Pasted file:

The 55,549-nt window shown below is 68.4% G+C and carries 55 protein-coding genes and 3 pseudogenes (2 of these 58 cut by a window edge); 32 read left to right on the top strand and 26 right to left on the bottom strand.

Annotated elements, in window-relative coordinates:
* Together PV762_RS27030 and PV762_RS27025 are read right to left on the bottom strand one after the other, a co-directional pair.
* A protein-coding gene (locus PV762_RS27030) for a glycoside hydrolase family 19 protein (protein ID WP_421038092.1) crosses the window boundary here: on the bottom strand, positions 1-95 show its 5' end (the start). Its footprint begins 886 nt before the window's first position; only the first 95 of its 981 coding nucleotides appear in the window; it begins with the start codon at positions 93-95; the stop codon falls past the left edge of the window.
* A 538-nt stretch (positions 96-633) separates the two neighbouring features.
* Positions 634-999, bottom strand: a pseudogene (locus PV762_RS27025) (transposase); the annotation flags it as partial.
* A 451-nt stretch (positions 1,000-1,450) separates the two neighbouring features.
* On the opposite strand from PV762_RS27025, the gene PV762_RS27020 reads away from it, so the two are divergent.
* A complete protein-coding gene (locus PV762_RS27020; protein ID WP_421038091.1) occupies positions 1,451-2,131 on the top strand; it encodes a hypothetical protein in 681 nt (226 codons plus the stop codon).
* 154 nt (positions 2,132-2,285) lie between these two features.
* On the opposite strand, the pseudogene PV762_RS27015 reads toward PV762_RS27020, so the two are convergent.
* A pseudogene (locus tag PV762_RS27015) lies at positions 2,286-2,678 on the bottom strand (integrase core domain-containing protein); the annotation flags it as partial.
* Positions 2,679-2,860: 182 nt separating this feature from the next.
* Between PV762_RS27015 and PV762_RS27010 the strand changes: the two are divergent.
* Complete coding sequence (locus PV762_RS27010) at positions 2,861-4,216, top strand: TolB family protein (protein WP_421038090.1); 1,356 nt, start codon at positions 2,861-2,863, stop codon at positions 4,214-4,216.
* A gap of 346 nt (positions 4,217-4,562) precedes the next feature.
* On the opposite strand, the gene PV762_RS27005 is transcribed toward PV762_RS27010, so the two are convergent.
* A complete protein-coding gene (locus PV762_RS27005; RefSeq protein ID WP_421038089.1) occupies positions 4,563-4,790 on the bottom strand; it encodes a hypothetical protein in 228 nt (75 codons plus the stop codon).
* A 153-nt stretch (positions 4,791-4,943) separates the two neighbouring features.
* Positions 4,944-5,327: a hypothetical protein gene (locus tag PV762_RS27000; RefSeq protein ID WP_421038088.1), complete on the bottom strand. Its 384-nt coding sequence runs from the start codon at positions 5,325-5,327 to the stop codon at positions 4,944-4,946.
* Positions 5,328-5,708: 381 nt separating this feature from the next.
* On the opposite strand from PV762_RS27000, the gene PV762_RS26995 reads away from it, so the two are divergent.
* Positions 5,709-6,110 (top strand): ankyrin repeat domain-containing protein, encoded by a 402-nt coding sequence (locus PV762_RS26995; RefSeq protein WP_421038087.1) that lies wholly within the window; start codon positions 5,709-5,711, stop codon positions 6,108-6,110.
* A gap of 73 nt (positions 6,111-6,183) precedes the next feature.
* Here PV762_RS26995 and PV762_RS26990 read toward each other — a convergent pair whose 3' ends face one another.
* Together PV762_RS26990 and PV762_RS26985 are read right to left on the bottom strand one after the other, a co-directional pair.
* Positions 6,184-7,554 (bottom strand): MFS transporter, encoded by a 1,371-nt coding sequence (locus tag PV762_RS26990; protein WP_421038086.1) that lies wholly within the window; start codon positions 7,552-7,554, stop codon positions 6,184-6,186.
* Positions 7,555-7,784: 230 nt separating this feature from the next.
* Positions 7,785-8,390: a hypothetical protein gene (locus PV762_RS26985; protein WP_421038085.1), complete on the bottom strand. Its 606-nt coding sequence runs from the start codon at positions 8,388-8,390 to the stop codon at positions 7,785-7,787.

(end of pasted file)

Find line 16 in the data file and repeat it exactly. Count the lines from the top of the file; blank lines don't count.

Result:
* A gap of 346 nt (positions 4,217-4,562) precedes the next feature.